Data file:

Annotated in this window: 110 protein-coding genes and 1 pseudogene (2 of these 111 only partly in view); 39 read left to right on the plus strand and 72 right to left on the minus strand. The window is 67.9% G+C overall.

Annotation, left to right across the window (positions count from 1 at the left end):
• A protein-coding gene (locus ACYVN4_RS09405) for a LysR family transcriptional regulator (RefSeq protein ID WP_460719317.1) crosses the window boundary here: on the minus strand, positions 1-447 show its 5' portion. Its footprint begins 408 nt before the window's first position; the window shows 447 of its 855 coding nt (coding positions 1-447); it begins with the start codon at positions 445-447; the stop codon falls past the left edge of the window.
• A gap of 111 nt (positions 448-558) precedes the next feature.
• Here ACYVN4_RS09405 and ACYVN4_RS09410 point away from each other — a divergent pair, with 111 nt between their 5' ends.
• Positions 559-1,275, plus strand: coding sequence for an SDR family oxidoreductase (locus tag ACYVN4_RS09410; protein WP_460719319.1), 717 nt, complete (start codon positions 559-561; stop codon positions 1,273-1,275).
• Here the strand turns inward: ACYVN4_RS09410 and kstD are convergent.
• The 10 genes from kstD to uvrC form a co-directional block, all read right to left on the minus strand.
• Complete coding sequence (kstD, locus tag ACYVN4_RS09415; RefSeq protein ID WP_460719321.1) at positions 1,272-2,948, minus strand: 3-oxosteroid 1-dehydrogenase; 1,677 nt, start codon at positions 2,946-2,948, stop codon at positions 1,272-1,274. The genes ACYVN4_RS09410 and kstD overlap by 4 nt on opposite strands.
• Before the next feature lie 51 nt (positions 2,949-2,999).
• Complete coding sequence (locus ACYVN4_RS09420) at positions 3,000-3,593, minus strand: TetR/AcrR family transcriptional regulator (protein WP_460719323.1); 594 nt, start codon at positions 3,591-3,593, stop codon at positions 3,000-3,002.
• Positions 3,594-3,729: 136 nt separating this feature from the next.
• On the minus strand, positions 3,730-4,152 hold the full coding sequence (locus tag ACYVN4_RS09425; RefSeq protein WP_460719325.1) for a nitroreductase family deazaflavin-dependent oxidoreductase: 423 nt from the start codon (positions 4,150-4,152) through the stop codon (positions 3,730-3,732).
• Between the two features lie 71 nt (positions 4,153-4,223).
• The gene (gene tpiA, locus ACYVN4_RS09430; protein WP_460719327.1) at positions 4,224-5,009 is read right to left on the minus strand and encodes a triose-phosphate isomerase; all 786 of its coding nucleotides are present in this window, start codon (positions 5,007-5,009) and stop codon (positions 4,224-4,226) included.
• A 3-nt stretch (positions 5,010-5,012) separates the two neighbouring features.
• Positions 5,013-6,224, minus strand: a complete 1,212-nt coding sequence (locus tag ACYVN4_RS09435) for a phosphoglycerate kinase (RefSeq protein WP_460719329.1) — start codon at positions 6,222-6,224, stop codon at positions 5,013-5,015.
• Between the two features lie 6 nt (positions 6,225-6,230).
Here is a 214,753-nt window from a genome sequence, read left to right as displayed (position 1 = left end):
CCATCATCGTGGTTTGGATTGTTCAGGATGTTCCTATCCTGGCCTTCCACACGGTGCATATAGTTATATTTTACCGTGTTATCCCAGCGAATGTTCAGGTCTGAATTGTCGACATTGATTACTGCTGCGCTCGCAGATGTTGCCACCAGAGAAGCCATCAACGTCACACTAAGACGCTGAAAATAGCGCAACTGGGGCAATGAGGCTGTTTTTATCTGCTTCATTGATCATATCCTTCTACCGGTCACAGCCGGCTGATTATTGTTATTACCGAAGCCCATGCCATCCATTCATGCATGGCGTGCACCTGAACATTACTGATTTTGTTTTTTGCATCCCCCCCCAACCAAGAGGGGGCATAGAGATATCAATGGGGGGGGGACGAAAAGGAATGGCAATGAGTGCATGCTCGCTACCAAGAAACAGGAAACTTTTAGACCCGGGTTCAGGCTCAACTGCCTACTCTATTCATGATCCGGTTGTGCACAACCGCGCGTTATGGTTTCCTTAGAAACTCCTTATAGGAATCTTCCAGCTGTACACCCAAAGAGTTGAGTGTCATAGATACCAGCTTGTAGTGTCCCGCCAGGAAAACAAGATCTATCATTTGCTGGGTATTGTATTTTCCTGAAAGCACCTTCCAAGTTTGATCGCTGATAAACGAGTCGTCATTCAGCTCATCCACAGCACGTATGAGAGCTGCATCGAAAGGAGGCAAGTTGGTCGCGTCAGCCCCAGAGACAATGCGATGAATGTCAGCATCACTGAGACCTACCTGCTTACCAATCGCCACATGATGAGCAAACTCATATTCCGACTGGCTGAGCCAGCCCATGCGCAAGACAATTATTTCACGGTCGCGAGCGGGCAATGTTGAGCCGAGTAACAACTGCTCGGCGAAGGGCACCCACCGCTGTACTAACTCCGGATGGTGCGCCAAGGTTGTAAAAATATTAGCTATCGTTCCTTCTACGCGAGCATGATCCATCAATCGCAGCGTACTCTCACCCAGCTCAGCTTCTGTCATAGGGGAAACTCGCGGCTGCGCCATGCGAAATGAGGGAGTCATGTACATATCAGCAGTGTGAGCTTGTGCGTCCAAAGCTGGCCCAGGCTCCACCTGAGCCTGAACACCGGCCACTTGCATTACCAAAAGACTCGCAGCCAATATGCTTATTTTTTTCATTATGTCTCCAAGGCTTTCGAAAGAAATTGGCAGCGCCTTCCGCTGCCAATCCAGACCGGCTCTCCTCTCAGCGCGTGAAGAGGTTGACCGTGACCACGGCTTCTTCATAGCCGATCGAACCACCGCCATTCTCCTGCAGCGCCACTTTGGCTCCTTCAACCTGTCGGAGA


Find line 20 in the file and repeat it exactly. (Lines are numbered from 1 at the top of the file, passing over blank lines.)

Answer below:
CCATCATCGTGGTTTGGATTGTTCAGGATGTTCCTATCCTGGCCTTCCACACGGTGCATATAGTTATATTTTACCGTGTTATCCCAGCGAATGTTCAGGTCTGAATTGTCGACATTGATTACTGCTGCGCTCGCAGATGTTGCCACCAGAGAAGCCATCAACGTCACACTAAGACGCTGAAAATAGCGCAACTGGGGCAATGAGGCTGTTTTTATCTGCTTCATTGATCATATCCTTCTACCGGTCACAGCCGGCTGATTATTGTTATTACCGAAGCCCATGCCATCCATTCATGCATGGCGTGCACCTGAACATTACTGATTTTGTTTTTTGCATCCCCCCCCAACCAAGAGGGGGCATAGAGATATCAATGGGGGGGGGACGAAAAGGAATGGCAATGAGTGCATGCTCGCTACCAAGAAACAGGAAACTTTTAGACCCGGGTTCAGGCTCAACTGCCTACTCTATTCATGATCCGGTTGTGCACAACCGCGCGTTATGGTTTCCTTAGAAACTCCTTATAGGAATCTTCCAGCTGTACACCCAAAGAGTTGAGTGTCATAGATACCAGCTTGTAGTGTCCCGCCAGGAAAACAAGATCTATCATTTGCTGGGTATTGTATTTTCCTGAAAGCACCTTCCAAGTTTGATCGCTGATAAACGAGTCGTCATTCAGCTCATCCACAGCACGTATGAGAGCTGCATCGAAAGGAGGCAAGTTGGTCGCGTCAGCCCCAGAGACAATGCGATGAATGTCAGCATCACTGAGACCTACCTGCTTACCAATCGCCACATGATGAGCAAACTCATATTCCGACTGGCTGAGCCAGCCCATGCGCAAGACAATTATTTCACGGTCGCGAGCGGGCAATGTTGAGCCGAGTAACAACTGCTCGGCGAAGGGCACCCACCGCTGTACTAACTCCGGATGGTGCGCCAAGGTTGTAAAAATATTAGCTATCGTTCCTTCTACGCGAGCATGATCCATCAATCGCAGCGTACTCTCACCCAGCTCAGCTTCTGTCATAGGGGAAACTCGCGGCTGCGCCATGCGAAATGAGGGAGTCATGTACATATCAGCAGTGTGAGCTTGTGCGTCCAAAGCTGGCCCAGGCTCCACCTGAGCCTGAACACCGGCCACTTGCATTACCAAAAGACTCGCAGCCAATATGCTTATTTTTTTCATTATGTCTCCAAGGCTTTCGAAAGAAATTGGCAGCGCCTTCCGCTGCCAATCCAGACCGGCTCTCCTCTCAGCGCGTGAAGAGGTTGACCGTGACCACGGCTTCTTCATAGCCGATCGAACCACCGCCATTCTCCTGCAGCGCCACTTTGGCTCCTTCAACCTGTCGGAGA